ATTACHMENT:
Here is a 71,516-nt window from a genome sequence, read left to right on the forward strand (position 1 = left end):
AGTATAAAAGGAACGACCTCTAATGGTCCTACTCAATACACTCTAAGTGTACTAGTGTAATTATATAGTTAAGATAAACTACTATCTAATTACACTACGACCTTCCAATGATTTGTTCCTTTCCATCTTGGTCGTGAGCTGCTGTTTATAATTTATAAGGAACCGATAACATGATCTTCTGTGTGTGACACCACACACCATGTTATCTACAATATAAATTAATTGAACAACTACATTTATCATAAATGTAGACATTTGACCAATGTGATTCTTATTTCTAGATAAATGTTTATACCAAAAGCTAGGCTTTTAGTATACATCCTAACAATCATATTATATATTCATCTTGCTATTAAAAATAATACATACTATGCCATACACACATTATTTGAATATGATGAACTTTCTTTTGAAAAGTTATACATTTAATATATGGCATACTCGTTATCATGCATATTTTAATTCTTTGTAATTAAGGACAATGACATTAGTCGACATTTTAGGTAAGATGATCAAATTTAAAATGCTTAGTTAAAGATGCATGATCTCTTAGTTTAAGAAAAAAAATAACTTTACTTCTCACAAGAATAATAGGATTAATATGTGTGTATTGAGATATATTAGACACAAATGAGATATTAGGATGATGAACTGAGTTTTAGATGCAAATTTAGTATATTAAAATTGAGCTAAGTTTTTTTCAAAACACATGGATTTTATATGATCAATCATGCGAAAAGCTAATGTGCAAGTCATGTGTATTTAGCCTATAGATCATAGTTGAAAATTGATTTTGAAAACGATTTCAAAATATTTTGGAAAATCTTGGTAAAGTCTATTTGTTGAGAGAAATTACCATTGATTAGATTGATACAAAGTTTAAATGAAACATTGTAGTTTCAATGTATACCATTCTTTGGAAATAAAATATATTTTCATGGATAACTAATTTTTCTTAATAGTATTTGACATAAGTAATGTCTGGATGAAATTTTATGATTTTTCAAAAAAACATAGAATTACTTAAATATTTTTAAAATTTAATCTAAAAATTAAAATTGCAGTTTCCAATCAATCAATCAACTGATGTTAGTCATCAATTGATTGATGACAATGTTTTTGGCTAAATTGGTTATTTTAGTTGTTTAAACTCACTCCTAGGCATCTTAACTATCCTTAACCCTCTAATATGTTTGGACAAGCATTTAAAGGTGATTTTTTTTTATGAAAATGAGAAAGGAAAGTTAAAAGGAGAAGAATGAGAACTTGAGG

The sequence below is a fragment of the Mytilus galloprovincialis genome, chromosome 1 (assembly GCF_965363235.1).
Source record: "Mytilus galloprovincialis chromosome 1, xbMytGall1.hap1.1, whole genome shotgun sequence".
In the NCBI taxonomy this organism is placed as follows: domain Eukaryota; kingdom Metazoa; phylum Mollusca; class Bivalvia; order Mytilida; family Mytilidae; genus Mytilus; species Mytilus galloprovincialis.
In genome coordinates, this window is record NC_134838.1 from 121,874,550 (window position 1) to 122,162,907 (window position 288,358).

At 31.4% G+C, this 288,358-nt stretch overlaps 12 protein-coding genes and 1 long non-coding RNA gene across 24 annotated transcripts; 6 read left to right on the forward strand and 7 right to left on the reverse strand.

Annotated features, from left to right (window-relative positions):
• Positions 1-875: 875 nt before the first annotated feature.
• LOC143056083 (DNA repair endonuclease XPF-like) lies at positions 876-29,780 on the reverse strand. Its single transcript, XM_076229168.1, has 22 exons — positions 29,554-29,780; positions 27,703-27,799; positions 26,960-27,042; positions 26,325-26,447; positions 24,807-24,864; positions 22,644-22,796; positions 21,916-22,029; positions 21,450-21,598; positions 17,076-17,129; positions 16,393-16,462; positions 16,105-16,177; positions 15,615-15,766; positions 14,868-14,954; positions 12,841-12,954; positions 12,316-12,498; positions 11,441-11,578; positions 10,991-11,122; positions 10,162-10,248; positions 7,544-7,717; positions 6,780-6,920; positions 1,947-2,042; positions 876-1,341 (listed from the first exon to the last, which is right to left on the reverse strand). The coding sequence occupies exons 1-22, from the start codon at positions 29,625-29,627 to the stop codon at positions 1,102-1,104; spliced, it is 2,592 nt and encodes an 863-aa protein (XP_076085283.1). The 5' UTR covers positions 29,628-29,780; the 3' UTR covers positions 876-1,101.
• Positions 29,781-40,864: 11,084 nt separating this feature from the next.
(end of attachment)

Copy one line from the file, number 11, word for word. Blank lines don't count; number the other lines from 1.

• Positions 29,781-40,864: 11,084 nt separating this feature from the next.